All in Concert Photography
The latest live music shooting was in a two day event organized in the Ilion Plus venue in Athens, by Merlin’s Music Box.
Merlin’s Music Box originally was –and, in a real sense, still is- a fanzine publishing its first issue in October 1989 and closing its printed cycle in 1995, after a total of 26 issues. It was reactivated in the Spring of 2014, this time in an electronic form, through social media and its own website. As with the original printed version, the main purpose of the –now electronic- fanzine is the presentation of groups and artists mainly from –but not limited to- the Rock genre.
Shooting live music comprises a significant percentage of my photography. It is also a style I enjoy a lot, both as a photographer and as a musician myself.
Thought the years I have used a number of cameras in this discipline and have grown to demand a number of features and level of performance in order to make my life easier; and also more enjoyable. Shooting with Fuji exclusively for quite some time now, I already posted about my first all-Fuji concert photography experience a few months ago. Now with the advent of the X-T2, I guess it was time to evaluate the camera in this environment. Which I did shooting this music festival, and there is where you can check out photo samples too (also all photos in this post are from that concert and the X-T2).
This is not the usual concert shooting; I mean, it was a concert, and a bloody good one at that, but the purpose goes deeper than just passing a great evening listening to exciting Rock bands.
As you may, or may not, know, Greece continues to be in a state of deep financial and humanitarian crisis, for the last few years. As a result, many people have found themselves in a limited social security status, often having trouble with much needed medicine. The unexpected flow of refugees during the last couple of years, which, naturally, are uninsured and in need of much help, made things even more difficult.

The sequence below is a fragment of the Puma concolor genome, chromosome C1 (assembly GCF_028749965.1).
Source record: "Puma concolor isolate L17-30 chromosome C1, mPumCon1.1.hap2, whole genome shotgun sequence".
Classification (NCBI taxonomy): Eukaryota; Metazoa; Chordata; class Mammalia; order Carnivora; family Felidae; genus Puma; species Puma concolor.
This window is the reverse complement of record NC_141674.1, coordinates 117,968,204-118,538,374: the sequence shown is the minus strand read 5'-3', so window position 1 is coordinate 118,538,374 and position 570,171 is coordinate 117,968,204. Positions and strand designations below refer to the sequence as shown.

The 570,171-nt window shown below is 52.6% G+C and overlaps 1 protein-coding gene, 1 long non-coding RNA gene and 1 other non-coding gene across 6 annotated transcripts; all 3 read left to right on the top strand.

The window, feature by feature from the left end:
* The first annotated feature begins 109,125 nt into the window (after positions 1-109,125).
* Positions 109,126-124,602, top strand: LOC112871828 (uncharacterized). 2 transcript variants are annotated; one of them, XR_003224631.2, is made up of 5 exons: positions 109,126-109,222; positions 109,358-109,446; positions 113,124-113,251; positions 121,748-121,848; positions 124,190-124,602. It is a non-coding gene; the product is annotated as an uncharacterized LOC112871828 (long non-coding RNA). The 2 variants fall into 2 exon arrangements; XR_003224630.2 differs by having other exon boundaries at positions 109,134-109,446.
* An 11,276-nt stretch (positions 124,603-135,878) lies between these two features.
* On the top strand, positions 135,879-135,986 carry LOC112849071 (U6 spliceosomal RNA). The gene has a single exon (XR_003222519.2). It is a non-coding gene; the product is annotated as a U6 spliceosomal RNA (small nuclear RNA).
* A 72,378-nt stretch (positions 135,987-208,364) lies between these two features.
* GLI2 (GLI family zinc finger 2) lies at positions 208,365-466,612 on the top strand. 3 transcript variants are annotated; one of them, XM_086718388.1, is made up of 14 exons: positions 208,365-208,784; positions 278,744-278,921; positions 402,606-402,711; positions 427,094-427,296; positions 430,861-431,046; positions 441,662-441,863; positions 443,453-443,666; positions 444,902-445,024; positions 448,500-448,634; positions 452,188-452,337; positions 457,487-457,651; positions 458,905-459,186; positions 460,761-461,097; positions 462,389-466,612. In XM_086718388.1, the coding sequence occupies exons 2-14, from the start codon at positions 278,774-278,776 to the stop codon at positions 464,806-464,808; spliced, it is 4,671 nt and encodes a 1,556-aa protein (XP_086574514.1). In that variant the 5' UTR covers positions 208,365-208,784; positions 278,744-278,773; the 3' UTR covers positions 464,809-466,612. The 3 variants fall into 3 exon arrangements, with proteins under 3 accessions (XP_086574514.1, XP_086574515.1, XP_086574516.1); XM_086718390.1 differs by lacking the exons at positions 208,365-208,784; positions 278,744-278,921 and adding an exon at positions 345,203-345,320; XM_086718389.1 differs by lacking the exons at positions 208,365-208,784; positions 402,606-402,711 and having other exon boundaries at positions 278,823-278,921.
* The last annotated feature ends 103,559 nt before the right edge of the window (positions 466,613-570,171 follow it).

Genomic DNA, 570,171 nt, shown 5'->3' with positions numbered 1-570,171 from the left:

During my recent visit to Sweden, I had the pleasure to attend and shoot at a private “underground” music club. The performer, Oscar, was playing old-time acoustic Blues. Being addicted to the Blues myself, both as a musician and a listener, it was practically impossible to decline the invitation.
Blues For Peace is a global movement started by Michael Packer (Blues Hall of Fame, New York). Concerts, put on throughout the world over the last weekend of May with the goal of raising the awareness of peace. The project is a world-wide event which took place on May 27-30 (Memorial Day weekend, USA) and sanctioned by the United Nations High Commissioner for Refugees, UNHCR.
"May the gods stand between you and harm, in all the empty places you must walk"
I have a confession to make: I never trusted an artist that had it easy with their lives.
I have always had a soft spot, as well as tremendous respect, for people walking through darkness, fighting through disasters and enduring through despair. People never admitting defeat and never betraying their own value. Beautifully broken people.
Which makes it rather natural that I absolutely adore the incredible singer, songwriter and performer commonly known as Beth Hart.
A couple of days ago, I had the pleasure of shooting a live concert dedicated to the memory of a famous Greek urban folk music singer (a genre of music know as "laiko" in Greece). The venue (Passport ) was great, as well as the sound and performances and I really enjoyed it.
What made this job special was that I decided to test, in real life conditions, my most recent acquisition for the Fuji-X system: the Fujinon XF 56mm f/1.2 lens.
A little while ago I shot a great local blues band, which also happen to be good friends and comrades of mine, Daddy's Work Blues Band. They played the Half Note Jazz Club, a fairly large and one of the most well known clubs in Athens, where also several famous international artists have appeared through the years.
One major reason I like watching bands like "Daddy's", is that these guys are the proverbial working class heroes. That means, especially as far as the Blues is concerned, they definitely don't fake it. They live it through and through.
I particularly enjoy listening to live music in small clubs. There is an intimacy and connection you rarely experience in larger venues, not to mention people attending such events are usually much more conscious of the music they are listening to. On the flipside, it is damn difficult to shoot under these conditions! Lighting usually sucks, space is ultra limited and you have to strive to find good shooting angles. Nevertheless, it can still be fun and rewarding.